- Research article
- Open Access
- Open Peer Review
Infancy weight gain, parental socioeconomic position, and childhood overweight and obesity: a Danish register-based cohort study
BMC Public Healthvolume 19, Article number: 1209 (2019)
Rapid infant weight gain (RIWG) is a very strong predictor of childhood overweight and obesity (COO). Socioeconomic position (SEP) is also related to the risk of COO and parents of different SEP may differ in their reaction to accelerated infant weight gain. Together this could lead to differences in how weight gain and COO risk relate across SEP. This study aimed to analyse possible interaction of SEP and RIWG on COO risk.
A register-based longitudinal cohort study followed 19,894 healthy, term infants, born in Denmark between December 2011 and May 2015. Logistic regression models were used to estimate odds ratios (OR) of COO risk at 2 years (22–26 months) of age with 95% confidence intervals (95% CI) for categories of infancy weight gain based on changes in weight-for-age z-scores between 0 and 8–10 months of age (slow (<− 0.67), mean (− 0.67–0.67), rapid (> 0.67–1.34) and very rapid (> 1.34)). Possible multiplicative and additive interaction of SEP (based on household income and maternal education) on the relationship between infancy weight gain and COO were analysed.
In total, 19.1 and 15.1% experienced rapid or very rapid weight gain, respectively, and 1497 (7.5%) children were classified with COO at follow-up. These prevalences were higher in those with lower levels of SEP. Adjusted OR for COO were 3.09 (95% CI [2.66–3.59]) and 7.58 (95% CI [6.51–8.83]) for rapid and very rapid weight gain, respectively, when household income was included in the model. Results were similar in the model including maternal education. No signs of interactions were detected on a multiplicative scale. Weak signs of additive interaction were present, but these values did not reach significance.
Both rapid and very rapid weight gain were associated with substantially higher risks of COO but these associations were not modified by SEP. This indicates that promotion of healthy weight gain should take place in all population groups irrespective of their SEP.
Rapid infant weight gain (RIWG), generally defined as a change of more than 0.67 standard deviations in weight-for-age z-score between two time-points during infancy, is strongly and consistently related to overweight and obesity later in life [1,2,3,4]. A recent meta-analysis found that RIWG was associated with an increased risk of both childhood and adulthood overweight and obesity (pooled odds ratio, 3.66 (95% CI [2.59 to 5.17]) in comparison with those not experiencing RIWG . Although the causal pathways are not clearly known, it has been proposed that infants with RIWG have a higher level of insulin resistance, central fat deposition and general fat accumulation that increase their risk of childhood overweight and obesity (COO) [4,5,6,7,8]. RIWG is one of the first measurable indications of a growth trajectory that could lead to later obesity , which makes prevention of this weight gain pattern during infancy an important target in an early-life obesity prevention strategy.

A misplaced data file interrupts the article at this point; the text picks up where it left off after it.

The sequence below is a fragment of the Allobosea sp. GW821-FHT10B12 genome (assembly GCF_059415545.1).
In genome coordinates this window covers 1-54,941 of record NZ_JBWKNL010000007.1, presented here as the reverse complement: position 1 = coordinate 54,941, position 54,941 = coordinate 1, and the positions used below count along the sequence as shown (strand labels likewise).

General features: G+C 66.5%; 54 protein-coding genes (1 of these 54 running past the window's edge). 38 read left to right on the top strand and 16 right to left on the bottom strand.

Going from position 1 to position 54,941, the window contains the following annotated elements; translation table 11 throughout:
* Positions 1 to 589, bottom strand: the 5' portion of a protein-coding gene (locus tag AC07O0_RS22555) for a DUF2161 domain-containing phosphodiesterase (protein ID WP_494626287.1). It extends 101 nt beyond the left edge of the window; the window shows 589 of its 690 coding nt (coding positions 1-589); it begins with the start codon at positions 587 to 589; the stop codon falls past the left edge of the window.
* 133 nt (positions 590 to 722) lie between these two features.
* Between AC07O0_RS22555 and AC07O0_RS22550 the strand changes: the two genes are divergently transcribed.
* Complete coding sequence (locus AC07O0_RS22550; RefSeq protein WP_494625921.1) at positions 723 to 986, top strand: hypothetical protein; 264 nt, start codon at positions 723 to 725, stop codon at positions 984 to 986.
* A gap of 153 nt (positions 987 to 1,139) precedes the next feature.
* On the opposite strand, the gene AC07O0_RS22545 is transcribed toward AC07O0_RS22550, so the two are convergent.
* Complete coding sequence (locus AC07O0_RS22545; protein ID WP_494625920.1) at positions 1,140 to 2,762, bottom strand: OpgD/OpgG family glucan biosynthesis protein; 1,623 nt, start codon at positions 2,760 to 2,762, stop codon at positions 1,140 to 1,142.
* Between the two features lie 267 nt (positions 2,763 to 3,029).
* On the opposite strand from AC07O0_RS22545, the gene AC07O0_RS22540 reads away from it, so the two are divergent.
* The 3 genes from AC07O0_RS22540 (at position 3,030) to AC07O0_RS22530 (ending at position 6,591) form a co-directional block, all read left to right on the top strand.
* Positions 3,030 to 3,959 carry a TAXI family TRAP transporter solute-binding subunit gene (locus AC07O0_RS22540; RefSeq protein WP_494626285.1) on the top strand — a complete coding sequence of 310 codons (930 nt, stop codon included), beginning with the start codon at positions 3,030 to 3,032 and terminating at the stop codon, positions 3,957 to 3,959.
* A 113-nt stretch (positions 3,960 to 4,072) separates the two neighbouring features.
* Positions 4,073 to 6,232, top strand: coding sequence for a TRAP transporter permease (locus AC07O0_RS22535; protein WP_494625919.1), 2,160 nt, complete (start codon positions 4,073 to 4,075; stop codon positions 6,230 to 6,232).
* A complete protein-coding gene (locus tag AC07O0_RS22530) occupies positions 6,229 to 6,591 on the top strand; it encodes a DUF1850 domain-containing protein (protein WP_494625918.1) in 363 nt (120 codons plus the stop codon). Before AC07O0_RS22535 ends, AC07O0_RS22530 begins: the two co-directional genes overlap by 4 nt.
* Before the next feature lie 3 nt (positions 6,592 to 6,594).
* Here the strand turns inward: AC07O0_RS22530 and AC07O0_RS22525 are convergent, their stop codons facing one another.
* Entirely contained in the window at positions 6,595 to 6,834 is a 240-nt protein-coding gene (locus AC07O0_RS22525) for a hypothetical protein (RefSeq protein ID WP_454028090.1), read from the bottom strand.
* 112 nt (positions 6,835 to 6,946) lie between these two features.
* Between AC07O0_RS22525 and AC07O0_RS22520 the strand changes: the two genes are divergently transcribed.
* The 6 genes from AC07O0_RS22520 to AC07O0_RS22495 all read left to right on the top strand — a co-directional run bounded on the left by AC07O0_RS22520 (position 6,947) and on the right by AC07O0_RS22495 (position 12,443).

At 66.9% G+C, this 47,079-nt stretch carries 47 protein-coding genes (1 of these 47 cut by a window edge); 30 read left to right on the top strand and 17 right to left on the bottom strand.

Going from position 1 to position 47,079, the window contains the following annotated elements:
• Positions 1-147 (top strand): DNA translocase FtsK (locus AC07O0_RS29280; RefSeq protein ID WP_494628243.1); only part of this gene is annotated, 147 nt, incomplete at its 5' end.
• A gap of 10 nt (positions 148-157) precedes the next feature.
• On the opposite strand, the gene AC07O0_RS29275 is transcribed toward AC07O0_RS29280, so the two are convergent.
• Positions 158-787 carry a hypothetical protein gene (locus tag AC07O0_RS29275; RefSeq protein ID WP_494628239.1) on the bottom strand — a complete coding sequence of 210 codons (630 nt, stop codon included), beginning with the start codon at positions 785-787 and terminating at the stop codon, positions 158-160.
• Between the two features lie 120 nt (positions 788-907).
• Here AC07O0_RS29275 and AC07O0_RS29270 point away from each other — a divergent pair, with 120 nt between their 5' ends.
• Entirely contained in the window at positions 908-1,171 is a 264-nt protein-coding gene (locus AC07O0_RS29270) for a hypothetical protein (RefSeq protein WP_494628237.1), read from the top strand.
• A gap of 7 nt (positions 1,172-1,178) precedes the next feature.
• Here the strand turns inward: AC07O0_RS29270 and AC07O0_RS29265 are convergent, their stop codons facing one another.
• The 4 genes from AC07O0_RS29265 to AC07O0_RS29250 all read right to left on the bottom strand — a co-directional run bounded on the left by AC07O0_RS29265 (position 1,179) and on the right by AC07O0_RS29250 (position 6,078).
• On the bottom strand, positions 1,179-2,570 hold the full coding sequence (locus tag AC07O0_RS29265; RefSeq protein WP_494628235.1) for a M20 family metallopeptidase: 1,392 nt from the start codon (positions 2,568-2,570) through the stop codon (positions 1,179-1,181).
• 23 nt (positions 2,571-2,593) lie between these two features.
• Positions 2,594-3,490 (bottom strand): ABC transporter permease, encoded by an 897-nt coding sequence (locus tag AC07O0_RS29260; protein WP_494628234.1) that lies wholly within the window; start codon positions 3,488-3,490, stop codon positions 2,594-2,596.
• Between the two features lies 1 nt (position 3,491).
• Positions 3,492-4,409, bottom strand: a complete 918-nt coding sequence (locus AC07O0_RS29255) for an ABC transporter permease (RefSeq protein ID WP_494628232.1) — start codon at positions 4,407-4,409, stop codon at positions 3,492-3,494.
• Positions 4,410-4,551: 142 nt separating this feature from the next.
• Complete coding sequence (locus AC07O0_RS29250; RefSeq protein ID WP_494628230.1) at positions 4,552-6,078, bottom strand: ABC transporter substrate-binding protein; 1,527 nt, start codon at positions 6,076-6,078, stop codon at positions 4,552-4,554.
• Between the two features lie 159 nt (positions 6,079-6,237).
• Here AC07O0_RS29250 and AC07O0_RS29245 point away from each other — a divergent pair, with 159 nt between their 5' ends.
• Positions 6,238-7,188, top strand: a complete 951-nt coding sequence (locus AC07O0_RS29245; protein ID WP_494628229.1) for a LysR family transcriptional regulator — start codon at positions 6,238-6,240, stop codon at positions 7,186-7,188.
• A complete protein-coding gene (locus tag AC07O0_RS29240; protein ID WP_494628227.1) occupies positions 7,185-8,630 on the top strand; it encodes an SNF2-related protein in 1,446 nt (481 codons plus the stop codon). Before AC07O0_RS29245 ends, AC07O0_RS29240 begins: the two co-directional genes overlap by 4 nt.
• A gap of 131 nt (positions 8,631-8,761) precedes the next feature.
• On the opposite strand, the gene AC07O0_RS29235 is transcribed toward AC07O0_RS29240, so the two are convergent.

Higher prevalence of RIWG is reported in populations of low socioeconomic position (SEP) [10, 11], and the relationship between RIWG and COO also appears stronger in observational studies comprising of populations with high proportions of low SEP individuals . Socioeconomic position represents access to resources like money, power, knowledge, and social support , that can be used to avoid exposure to, or help to buffer the negative effects of, general risk factors and stressors . In a complex interplay together with individual, social and environmental factors, these macro-levelled factors are of significance for shaping healthy behaviour , for instance in relation to infant feeding .
Short duration of breastfeeding , formula feeding [18, 19], early weaning [17, 20], feeding on a schedule , feeding using large bottles , and feeding high protein formula  are factors associated with RIWG, which typically are more commonly practised in groups of low SEP  and could thus help to explain the suggested stronger association between RIWG and COO in low SEP populations. Another potential explanation is social differences in views on parenting. Qualitative studies on American low-income populations [24, 25] have found that families emphasize heavy infants as indicators of good infant health and successful parenting and a strong need to be reassured that infants are provided with enough nutrition. Such views and beliefs, in addition to a potentially higher level of concerns and stressors in low SEP parents, could encourage the use of weight gain-enhancing feeding strategies to achieve infant weight gain and further accelerate infant weight gain leading to a higher risk of COO. Qualitative differences in the response for children with RIWG, in addition to socioeconomic differences in parental identification of infant overweight or obesity [26, 27], in social support for breastfeeding , in early weaning , or in the usage of these strategies to promote and prolong infant sleep [25, 30], could potentially have implications for how parents notice and respond to a rapid infancy weight gain trajectory and lead to effect modification of SEP on the association by RIWG on COO.